metrics_path: '/federate'

      - '{job="prometheus"}'
      - '{__name__=~"job:.*"}'

    - targets:
      - 'source-prometheus-1:9090'
      - 'source-prometheus-2:9090'
      - 'source-prometheus-3:9090'

As you might know, in Prometheus a job is using the same authentication. The problem with this is that we monitor multiple federated clusters, across multiple cloud providers and using the same authentication per cluster or job is not feasible. Thus in our case this is dynamically generated by Pipeline for each cluster to be monitored and the end result looks like this:

- job_name: sfpdcluster14
  honor_labels: true
    - '{job="kubernetes-nodes"}'
    - '{job="kubernetes-apiservers"}'
    - '{job="kubernetes-service-endpoints"}'
    - '{job="kubernetes-cadvisor"}'
    - '{job="node_exporter"}'
  scrape_interval: 15s
  scrape_timeout: 7s
  metrics_path: /api/v1/namespaces/default/services/monitor-prometheus-server:80/proxy/prometheus/federate
  scheme: https
  - targets:
      cluster_name: sfpdcluster14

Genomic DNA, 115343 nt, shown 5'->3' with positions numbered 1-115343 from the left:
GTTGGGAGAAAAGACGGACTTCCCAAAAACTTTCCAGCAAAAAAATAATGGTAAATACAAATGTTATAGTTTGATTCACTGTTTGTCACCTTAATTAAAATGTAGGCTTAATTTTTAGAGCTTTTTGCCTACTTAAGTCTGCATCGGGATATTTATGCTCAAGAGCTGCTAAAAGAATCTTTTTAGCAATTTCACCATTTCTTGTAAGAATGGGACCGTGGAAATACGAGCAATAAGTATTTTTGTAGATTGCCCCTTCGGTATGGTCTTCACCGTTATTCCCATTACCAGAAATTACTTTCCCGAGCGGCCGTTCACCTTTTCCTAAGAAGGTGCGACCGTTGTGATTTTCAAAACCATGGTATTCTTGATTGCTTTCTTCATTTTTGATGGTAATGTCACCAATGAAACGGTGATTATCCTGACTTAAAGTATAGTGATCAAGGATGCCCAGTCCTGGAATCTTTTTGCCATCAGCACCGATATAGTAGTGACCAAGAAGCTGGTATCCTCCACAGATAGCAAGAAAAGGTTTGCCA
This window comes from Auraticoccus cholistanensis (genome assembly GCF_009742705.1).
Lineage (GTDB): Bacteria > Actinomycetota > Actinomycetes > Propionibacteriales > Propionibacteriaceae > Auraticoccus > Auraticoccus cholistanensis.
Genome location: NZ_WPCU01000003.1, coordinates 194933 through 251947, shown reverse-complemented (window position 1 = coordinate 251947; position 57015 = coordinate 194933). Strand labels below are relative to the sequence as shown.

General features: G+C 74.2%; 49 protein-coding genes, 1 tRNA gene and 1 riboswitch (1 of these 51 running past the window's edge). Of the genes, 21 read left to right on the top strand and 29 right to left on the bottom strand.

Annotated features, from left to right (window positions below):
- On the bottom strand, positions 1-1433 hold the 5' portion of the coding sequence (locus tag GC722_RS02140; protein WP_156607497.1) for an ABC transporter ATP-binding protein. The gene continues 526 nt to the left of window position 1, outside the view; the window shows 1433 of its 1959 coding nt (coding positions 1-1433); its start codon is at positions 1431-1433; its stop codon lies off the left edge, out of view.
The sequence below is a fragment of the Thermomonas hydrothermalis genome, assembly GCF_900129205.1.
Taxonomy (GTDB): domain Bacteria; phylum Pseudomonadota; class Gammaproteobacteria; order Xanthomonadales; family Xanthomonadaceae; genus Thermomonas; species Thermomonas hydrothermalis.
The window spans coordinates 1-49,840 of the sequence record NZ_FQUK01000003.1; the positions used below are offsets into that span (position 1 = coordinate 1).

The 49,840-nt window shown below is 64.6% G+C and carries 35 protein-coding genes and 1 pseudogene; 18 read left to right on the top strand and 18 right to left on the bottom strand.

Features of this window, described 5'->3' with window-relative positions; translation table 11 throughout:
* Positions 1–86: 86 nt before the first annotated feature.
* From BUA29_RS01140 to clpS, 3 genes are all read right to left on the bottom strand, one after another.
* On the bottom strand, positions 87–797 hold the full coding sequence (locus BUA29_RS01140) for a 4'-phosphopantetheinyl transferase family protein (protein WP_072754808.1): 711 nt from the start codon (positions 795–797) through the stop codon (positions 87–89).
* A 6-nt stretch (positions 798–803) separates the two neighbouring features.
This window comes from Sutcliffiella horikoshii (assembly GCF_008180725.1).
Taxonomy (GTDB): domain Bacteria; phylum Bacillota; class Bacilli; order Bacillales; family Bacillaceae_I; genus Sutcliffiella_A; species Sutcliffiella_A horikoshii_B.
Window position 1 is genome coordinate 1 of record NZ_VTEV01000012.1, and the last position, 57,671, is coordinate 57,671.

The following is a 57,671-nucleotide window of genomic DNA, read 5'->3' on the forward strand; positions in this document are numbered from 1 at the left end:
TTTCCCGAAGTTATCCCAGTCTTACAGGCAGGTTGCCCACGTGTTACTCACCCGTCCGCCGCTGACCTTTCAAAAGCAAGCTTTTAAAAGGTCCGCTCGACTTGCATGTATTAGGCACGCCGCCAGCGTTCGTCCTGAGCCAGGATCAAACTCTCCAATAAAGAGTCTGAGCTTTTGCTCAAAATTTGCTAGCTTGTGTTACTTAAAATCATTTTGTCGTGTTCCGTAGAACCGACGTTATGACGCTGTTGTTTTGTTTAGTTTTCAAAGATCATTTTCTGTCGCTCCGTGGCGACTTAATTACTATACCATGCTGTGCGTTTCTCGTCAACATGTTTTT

ca_file: /opt/pipeline/statestore/sfpdcluster14/certificate-authority-data.pem
    cert_file: /opt/pipeline/statestore/sfpdcluster14/client-certificate-data.pem
    key_file: /opt/pipeline/statestore/sfpdcluster14/client-key-data.pem
    insecure_skip_verify: true

Prometheus and Kubernetes (the secure way)

As you see above the remote Kubernetes cluster is accessed through the standard Kubernetes API server, instead of adding an ingress controller to each and every remote cluster to be monitored. We chose this way as in this case we can use the standard Kubernetes authentication and authorization mechanisms - as Prometheus supports TLS based authentication. As seen in metrics_path: /api/v1/namespaces/default/services/monitor-prometheus-server:80/proxy/prometheus/federate snippet, this is a standard Kubernetes API endpoint, suffixed with a service name and uri: monitor-prometheus-server:80/proxy/prometheus/federate. The main Prometheus server at top of the topology uses this endpoint to scrape the federated clusters and the default Kubernetes proxy handles and dispatches the scrapes towards the service.